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ERIC Number: ED546712
Record Type: Non-Journal
Publication Date: 2012
Pages: 181
Abstractor: As Provided
Reference Count: N/A
ISBN: 978-1-2674-9387-3
ISSN: N/A
Beyond the Stereotype of Black Homophobia: Exploring the Potential of Black Allies for Lesbian, Gay and Bisexual Students
Oldham, Kyle Wendell
ProQuest LLC, Ed.D. Dissertation, University of Massachusetts Amherst
Strides at the federal and state levels are being made to improve the overall climate for gay rights and relationships across the country. However, despite greater acceptance, legislative victories and visibility of gay rights and relationships, homophobia is still widespread in American society (Fone, 2000; Jenkins, Lambert, & Baker, 2009; Schroeder, 2004). No matter the environment, homophobic attitudes permeate all aspects of the US culture, leading to prejudicial attitudes and inequalities that affect everyone in society. Unfortunately, some of these prejudicial attitudes lead to instituting laws that are inherently homophobic (HRC, n.d.). Trends illustrate that more people are coming out at a younger age in society, creating a larger number of "out" students on college campuses. However, the increase in "out" students has also led to an increase of prejudice and discrimination based on sexual orientation more visible on college campuses (Cannick, 2007; D'Augelli & Rose, 1990; Jenkins et al., 2009). Current research indicates Black college students are more likely than other college students to hold negative attitudes toward LGB students. The purpose of this research was to explore and describe perceptions and feelings of Black college students toward LGB students. A qualitative online survey using open and close-ended questions was sent out nationally to a number of college campuses to solicit responses. Major findings include the following: (1) participants have the potential to be allies for and hold positive perceptions of LGB identified students, (2) contact with LGB individuals affects the participants' ability to have more positive perceptions, and (3) participants are receptive to engage in conversations about LGB related issues. Implications of this study suggest collaboration among multicultural offices and other campus constituents for social and academic related programming. In addition, there is a need to provide a space for potential student allies to feel supported and engage in their own self-reflection and learning on how to create community among individuals that hold multiple social identities. [The dissertation citations contained here are published with the permission of ProQuest LLC. Further reproduction is prohibited without permission. Copies of dissertations may be obtained by Telephone (800) 1-800-521-0600. Web page: http://www.proquest.com/en-US/products/dissertations/individuals.shtml.]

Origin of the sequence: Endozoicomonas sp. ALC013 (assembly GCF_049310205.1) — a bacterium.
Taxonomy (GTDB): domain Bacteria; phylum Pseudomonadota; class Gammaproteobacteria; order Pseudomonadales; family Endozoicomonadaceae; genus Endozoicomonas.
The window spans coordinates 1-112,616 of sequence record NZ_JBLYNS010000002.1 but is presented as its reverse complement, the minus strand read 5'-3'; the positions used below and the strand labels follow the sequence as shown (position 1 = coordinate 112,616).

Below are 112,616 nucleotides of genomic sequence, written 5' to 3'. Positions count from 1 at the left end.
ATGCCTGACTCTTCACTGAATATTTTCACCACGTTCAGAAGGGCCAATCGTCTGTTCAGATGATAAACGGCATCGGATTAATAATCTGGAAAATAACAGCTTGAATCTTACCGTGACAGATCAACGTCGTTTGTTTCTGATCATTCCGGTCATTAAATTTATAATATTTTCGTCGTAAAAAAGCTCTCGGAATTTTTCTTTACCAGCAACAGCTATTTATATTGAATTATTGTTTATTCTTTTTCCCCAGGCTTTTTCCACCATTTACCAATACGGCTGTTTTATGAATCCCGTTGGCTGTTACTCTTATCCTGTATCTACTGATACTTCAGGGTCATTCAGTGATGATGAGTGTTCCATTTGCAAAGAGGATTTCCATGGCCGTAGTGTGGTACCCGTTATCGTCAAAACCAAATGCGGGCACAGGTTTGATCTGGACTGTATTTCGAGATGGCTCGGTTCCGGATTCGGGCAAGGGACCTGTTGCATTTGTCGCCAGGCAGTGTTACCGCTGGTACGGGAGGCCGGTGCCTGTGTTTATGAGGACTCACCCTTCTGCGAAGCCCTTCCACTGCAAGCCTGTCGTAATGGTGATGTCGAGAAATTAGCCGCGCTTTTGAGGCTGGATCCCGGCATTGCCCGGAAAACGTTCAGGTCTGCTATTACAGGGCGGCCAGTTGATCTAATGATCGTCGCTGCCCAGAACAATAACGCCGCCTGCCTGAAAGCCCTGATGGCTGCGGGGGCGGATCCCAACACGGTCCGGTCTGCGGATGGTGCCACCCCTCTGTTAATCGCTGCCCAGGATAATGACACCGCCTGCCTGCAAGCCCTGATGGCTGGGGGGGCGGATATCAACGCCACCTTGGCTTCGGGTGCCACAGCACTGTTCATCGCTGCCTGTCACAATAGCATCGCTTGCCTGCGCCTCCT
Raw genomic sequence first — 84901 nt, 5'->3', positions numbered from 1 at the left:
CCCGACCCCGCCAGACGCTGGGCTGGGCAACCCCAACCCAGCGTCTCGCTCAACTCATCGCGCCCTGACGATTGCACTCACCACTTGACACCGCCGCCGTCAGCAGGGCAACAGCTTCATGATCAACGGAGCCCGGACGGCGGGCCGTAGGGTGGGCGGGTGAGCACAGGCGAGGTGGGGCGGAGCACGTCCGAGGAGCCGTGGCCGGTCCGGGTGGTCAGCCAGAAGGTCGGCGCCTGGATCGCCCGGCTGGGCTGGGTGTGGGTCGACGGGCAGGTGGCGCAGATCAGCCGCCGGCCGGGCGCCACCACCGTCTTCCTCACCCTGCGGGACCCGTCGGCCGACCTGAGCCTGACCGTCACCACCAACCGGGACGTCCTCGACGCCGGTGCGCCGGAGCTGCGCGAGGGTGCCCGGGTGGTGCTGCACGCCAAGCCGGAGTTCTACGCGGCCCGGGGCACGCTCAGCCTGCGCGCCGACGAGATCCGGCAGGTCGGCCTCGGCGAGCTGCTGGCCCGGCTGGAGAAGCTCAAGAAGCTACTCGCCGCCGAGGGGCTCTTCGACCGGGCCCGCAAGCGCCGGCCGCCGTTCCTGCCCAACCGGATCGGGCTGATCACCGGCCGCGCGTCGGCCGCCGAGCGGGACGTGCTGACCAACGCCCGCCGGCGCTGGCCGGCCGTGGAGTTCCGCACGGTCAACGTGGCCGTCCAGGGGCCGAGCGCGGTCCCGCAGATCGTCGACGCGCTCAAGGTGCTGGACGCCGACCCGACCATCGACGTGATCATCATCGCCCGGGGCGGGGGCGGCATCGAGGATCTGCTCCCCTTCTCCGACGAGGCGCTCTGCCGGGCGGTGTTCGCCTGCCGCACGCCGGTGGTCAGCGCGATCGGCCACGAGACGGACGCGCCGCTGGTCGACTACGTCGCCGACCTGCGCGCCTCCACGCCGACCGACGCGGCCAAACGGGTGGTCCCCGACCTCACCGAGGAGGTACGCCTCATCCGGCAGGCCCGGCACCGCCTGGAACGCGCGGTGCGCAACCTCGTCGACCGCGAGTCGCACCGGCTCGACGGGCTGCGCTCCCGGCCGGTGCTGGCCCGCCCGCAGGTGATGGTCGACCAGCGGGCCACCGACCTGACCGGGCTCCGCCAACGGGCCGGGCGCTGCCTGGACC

ProQuest LLC. 789 East Eisenhower Parkway, P.O. Box 1346, Ann Arbor, MI 48106. Tel: 800-521-0600; Web site: http://www.proquest.com/en-US/products/dissertations/individuals.shtml
Publication Type: Dissertations/Theses - Doctoral Dissertations
Education Level: Higher Education; Postsecondary Education
Audience: N/A
Language: English
Sponsor: N/A
Authoring Institution: N/A